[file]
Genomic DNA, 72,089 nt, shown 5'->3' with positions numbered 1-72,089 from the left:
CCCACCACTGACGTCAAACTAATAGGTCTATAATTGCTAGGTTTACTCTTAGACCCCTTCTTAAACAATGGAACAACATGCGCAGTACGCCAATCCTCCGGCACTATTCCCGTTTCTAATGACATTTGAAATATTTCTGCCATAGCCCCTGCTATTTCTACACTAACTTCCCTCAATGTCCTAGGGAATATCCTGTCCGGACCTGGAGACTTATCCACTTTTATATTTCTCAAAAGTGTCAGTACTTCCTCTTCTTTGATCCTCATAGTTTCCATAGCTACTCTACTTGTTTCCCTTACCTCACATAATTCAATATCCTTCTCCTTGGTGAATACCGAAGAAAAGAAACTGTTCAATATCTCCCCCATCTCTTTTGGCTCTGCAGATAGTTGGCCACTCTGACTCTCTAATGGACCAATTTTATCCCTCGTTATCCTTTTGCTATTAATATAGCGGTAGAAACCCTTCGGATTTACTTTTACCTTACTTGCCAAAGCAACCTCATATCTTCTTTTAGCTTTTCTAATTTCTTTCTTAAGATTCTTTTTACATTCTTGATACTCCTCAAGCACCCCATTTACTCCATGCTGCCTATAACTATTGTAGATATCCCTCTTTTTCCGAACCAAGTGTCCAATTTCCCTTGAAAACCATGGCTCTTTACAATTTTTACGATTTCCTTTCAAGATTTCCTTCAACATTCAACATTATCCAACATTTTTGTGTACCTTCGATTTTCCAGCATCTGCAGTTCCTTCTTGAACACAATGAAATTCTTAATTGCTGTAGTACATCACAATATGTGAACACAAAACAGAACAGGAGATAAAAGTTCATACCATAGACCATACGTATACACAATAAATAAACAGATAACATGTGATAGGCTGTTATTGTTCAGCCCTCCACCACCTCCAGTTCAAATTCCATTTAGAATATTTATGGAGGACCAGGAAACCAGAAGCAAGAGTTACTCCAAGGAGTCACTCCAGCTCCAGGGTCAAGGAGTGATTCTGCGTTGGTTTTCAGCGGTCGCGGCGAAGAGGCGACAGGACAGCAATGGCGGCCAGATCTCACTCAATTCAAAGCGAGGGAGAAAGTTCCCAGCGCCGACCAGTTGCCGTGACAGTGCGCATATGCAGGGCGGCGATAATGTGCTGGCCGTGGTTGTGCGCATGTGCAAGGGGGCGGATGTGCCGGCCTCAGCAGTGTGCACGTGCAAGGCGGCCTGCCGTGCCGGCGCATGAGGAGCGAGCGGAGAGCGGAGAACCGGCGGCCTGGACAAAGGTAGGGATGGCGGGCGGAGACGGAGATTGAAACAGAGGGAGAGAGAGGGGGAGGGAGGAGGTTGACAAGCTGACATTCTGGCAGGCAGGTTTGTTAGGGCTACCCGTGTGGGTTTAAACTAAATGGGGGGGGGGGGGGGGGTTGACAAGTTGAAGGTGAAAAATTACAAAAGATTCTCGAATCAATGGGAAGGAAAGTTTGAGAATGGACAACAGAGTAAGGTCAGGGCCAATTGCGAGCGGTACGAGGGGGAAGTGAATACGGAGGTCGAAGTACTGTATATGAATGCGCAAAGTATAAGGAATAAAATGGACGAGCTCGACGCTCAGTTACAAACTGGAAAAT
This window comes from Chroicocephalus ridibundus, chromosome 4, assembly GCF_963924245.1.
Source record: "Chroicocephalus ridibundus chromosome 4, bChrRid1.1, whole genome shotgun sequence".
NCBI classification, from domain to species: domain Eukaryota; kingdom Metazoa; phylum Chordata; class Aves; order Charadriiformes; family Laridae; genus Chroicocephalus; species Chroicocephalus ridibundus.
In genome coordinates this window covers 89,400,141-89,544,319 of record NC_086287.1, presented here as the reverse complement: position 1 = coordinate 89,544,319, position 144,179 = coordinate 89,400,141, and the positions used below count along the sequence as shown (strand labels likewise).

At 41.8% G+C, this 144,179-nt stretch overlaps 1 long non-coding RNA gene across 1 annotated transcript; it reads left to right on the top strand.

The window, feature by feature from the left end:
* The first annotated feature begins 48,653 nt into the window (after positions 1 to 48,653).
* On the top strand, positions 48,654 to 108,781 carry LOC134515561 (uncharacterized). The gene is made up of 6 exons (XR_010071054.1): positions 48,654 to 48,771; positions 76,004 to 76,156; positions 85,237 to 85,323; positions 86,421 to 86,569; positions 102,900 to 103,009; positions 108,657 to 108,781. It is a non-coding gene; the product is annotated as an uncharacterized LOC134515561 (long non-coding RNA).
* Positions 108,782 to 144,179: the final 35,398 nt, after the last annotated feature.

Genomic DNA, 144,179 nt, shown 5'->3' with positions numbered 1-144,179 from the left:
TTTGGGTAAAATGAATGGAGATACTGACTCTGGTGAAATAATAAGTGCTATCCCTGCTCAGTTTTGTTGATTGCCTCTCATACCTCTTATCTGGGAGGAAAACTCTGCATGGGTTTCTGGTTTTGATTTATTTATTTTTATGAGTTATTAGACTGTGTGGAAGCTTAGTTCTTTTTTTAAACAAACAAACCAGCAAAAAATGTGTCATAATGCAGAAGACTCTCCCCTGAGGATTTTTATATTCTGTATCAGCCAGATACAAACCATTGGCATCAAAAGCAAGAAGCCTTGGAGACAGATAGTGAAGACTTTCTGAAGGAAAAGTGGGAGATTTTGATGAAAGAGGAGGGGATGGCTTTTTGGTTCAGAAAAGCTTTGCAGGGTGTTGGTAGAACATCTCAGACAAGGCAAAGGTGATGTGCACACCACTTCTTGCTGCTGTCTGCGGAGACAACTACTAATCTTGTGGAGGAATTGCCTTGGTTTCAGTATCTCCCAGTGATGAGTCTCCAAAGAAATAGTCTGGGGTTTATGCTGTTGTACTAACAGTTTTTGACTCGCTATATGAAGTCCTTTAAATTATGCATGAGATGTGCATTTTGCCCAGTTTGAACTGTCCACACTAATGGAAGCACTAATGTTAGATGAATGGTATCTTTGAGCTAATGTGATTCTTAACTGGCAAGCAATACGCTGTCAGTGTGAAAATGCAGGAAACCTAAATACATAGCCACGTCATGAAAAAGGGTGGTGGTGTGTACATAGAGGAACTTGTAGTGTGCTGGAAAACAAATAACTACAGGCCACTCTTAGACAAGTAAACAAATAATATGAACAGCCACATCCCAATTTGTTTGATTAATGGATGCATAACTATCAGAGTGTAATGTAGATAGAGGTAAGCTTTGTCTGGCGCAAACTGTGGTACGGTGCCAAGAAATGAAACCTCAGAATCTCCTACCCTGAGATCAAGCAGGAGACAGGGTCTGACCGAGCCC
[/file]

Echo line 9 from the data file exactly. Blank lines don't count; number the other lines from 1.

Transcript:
* The first annotated feature begins 48,653 nt into the window (after positions 1 to 48,653).